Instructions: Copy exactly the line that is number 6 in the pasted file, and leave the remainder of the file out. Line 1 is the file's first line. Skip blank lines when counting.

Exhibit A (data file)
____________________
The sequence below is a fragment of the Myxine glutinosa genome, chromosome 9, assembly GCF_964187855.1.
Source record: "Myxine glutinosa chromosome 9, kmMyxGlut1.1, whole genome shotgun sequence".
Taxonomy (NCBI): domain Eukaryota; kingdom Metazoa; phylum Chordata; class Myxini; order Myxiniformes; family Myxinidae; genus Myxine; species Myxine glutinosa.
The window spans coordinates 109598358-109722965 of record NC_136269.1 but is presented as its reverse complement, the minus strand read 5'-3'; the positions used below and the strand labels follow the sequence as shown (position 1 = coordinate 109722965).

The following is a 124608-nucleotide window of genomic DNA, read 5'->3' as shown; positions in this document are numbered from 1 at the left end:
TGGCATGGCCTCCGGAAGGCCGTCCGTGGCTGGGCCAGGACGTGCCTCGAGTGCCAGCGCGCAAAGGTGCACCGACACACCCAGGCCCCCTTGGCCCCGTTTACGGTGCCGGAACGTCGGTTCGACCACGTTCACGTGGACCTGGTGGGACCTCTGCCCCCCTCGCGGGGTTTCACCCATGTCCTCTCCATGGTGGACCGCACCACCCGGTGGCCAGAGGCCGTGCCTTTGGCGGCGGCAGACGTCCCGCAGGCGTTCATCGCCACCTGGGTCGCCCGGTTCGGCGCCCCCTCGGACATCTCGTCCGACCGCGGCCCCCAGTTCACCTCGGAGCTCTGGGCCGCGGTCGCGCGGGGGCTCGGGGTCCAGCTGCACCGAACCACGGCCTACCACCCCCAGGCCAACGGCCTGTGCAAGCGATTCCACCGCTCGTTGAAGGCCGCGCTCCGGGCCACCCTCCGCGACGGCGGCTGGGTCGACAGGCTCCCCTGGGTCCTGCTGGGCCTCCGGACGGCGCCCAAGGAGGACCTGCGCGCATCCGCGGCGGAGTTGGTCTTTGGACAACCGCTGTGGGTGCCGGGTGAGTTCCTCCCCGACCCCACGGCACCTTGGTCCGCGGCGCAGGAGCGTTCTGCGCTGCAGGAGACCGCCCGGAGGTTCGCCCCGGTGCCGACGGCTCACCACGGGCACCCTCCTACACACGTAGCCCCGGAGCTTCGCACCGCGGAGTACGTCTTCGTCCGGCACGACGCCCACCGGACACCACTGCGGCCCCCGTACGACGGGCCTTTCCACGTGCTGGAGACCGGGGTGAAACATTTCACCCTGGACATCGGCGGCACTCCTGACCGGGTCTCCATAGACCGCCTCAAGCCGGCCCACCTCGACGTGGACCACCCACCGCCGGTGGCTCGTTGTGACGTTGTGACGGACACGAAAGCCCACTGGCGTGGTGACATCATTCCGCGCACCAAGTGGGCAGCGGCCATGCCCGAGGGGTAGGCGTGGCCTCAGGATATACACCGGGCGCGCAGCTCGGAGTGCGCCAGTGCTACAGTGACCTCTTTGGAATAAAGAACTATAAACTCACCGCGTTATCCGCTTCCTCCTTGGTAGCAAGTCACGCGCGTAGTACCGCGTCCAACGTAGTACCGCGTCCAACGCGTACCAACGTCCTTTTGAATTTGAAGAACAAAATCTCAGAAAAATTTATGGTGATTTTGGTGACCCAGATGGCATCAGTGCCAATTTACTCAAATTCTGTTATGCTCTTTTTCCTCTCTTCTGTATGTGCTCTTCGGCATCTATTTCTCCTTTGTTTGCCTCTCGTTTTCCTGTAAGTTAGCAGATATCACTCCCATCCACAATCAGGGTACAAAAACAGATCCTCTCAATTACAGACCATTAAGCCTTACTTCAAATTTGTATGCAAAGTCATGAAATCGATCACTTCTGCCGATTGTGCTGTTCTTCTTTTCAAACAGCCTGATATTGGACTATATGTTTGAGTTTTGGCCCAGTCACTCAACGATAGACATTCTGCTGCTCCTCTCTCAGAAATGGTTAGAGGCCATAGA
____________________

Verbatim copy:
TGGCATGGCCTCCGGAAGGCCGTCCGTGGCTGGGCCAGGACGTGCCTCGAGTGCCAGCGCGCAAAGGTGCACCGACACACCCAGGCCCCCTTGGCCCCGTTTACGGTGCCGGAACGTCGGTTCGACCACGTTCACGTGGACCTGGTGGGACCTCTGCCCCCCTCGCGGGGTTTCACCCATGTCCTCTCCATGGTGGACCGCACCACCCGGTGGCCAGAGGCCGTGCCTTTGGCGGCGGCAGACGTCCCGCAGGCGTTCATCGCCACCTGGGTCGCCCGGTTCGGCGCCCCCTCGGACATCTCGTCCGACCGCGGCCCCCAGTTCACCTCGGAGCTCTGGGCCGCGGTCGCGCGGGGGCTCGGGGTCCAGCTGCACCGAACCACGGCCTACCACCCCCAGGCCAACGGCCTGTGCAAGCGATTCCACCGCTCGTTGAAGGCCGCGCTCCGGGCCACCCTCCGCGACGGCGGCTGGGTCGACAGGCTCCCCTGGGTCCTGCTGGGCCTCCGGACGGCGCCCAAGGAGGACCTGCGCGCATCCGCGGCGGAGTTGGTCTTTGGACAACCGCTGTGGGTGCCGGGTGAGTTCCTCCCCGACCCCACGGCACCTTGGTCCGCGGCGCAGGAGCGTTCTGCGCTGCAGGAGACCGCCCGGAGGTTCGCCCCGGTGCCGACGGCTCACCACGGGCACCCTCCTACACACGTAGCCCCGGAGCTTCGCACCGCGGAGTACGTCTTCGTCCGGCACGACGCCCACCGGACACCACTGCGGCCCCCGTACGACGGGCCTTTCCACGTGCTGGAGACCGGGGTGAAACATTTCACCCTGGACATCGGCGGCACTCCTGACCGGGTCTCCATAGACCGCCTCAAGCCGGCCCACCTCGACGTGGACCACCCACCGCCGGTGGCTCGTTGTGACGTTGTGACGGACACGAAAGCCCACTGGCGTGGTGACATCATTCCGCGCACCAAGTGGGCAGCGGCCATGCCCGAGGGGTAGGCGTGGCCTCAGGATATACACCGGGCGCGCAGCTCGGAGTGCGCCAGTGCTACAGTGACCTCTTTGGAATAAAGAACTATAAACTCACCGCGTTATCCGCTTCCTCCTTGGTAGCAAGTCACGCGCGTAGTACCGCGTCCAACGTAGTACCGCGTCCAACGCGTACCAACGTCCTTTTGAATTTGAAGAACAAAATCTCAGAAAAATTTATGGTGATTTTGGTGACCCAGATGGCATCAGTGCCAATTTACTCAAATTCTGTTATGCTCTTTTTCCTCTCTTCTGTATGTGCTCTTCGGCATCTATTTCTCCTTTGTTTGCCTCTCGTTTTCCTGTAAGTTAGCAGATATCACTCCCATCCACAATCAGGGTACAAAAACAGATCCTCTCAATTACAGACCATTAAGCCTTACTTCAAATTTGTATGCAAAGTCATGAAATCGATCACTTCTGCCGATTGTGCTGTTCTTCTTTTCAAACAGCCTGATATTGGACTATATGTTTGAGTTTTGGCCCAGTCACTCAACGATAGACATTCTGCTGCTCCTCTCTCAGAAATGGTTAGAGGCCATAGA